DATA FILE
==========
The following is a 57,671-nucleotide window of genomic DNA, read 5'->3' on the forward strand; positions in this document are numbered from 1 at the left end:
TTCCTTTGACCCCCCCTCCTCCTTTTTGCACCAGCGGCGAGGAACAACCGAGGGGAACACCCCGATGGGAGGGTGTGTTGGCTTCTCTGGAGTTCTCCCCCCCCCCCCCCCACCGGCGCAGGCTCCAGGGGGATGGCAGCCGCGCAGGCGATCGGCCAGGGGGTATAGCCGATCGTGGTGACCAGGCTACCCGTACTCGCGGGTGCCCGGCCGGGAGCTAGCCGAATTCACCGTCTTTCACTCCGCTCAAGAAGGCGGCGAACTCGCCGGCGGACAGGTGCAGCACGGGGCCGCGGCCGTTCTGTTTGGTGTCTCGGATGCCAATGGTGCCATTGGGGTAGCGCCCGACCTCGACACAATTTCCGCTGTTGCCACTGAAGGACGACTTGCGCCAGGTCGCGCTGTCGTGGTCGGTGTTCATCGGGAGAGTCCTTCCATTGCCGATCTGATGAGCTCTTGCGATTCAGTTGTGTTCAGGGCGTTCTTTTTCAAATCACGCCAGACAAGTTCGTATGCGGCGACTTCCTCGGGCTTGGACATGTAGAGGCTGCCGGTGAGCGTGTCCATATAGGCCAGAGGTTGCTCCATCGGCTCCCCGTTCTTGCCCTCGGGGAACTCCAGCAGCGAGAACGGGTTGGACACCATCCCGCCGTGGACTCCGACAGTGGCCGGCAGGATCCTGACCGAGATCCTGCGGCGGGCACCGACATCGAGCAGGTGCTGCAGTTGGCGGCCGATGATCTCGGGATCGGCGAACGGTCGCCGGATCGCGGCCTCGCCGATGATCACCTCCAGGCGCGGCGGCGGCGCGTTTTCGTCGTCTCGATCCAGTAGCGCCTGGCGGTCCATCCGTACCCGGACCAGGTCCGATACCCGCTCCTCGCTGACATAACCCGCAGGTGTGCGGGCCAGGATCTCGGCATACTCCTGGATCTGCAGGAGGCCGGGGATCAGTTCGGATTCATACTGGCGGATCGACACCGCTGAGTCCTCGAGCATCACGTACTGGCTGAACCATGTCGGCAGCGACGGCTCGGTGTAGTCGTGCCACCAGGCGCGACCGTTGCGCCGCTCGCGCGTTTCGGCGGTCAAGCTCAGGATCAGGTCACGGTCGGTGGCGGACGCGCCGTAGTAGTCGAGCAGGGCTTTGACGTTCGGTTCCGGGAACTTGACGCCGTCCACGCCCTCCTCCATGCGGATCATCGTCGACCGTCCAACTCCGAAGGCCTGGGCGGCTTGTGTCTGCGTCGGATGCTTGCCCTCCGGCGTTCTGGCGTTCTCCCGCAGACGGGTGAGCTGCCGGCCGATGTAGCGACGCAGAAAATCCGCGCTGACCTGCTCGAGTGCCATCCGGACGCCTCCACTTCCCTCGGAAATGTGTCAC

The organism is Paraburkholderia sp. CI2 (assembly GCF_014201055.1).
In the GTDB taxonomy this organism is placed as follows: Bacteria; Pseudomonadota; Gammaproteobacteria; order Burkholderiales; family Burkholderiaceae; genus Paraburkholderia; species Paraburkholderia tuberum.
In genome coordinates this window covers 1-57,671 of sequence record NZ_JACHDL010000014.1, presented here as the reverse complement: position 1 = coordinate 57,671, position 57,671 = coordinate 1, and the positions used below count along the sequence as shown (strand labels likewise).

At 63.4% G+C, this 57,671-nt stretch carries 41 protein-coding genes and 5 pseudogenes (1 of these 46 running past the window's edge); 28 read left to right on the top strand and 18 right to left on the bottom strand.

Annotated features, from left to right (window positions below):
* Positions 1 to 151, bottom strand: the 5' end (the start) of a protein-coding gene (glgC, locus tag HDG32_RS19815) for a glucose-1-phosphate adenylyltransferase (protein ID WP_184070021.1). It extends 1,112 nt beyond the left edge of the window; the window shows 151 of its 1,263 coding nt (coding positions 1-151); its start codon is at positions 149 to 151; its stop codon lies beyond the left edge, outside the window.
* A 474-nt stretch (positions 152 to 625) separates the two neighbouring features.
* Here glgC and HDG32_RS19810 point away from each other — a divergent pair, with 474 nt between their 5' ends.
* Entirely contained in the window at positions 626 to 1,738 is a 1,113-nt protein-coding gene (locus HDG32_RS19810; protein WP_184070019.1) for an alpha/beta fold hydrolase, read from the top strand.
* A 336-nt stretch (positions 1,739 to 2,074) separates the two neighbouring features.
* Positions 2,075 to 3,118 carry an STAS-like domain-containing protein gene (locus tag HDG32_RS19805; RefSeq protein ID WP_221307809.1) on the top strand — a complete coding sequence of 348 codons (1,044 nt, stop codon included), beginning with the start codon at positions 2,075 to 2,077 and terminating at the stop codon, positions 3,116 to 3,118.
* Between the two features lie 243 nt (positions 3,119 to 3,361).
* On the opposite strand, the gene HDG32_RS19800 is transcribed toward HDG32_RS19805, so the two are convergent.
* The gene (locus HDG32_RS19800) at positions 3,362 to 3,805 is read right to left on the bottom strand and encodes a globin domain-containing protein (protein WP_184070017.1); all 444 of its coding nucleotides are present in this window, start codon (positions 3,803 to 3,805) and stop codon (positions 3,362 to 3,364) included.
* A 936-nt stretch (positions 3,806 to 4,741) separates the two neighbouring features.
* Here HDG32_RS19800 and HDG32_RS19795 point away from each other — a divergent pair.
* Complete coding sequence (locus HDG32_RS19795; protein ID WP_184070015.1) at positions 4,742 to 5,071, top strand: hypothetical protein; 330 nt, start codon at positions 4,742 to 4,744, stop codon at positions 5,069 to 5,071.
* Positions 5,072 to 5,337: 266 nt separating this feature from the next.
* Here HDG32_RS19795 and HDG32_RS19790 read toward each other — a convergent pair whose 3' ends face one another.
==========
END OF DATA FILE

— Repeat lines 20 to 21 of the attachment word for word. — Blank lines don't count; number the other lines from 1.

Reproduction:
* Positions 5,072 to 5,337: 266 nt separating this feature from the next.
* Here HDG32_RS19795 and HDG32_RS19790 read toward each other — a convergent pair whose 3' ends face one another.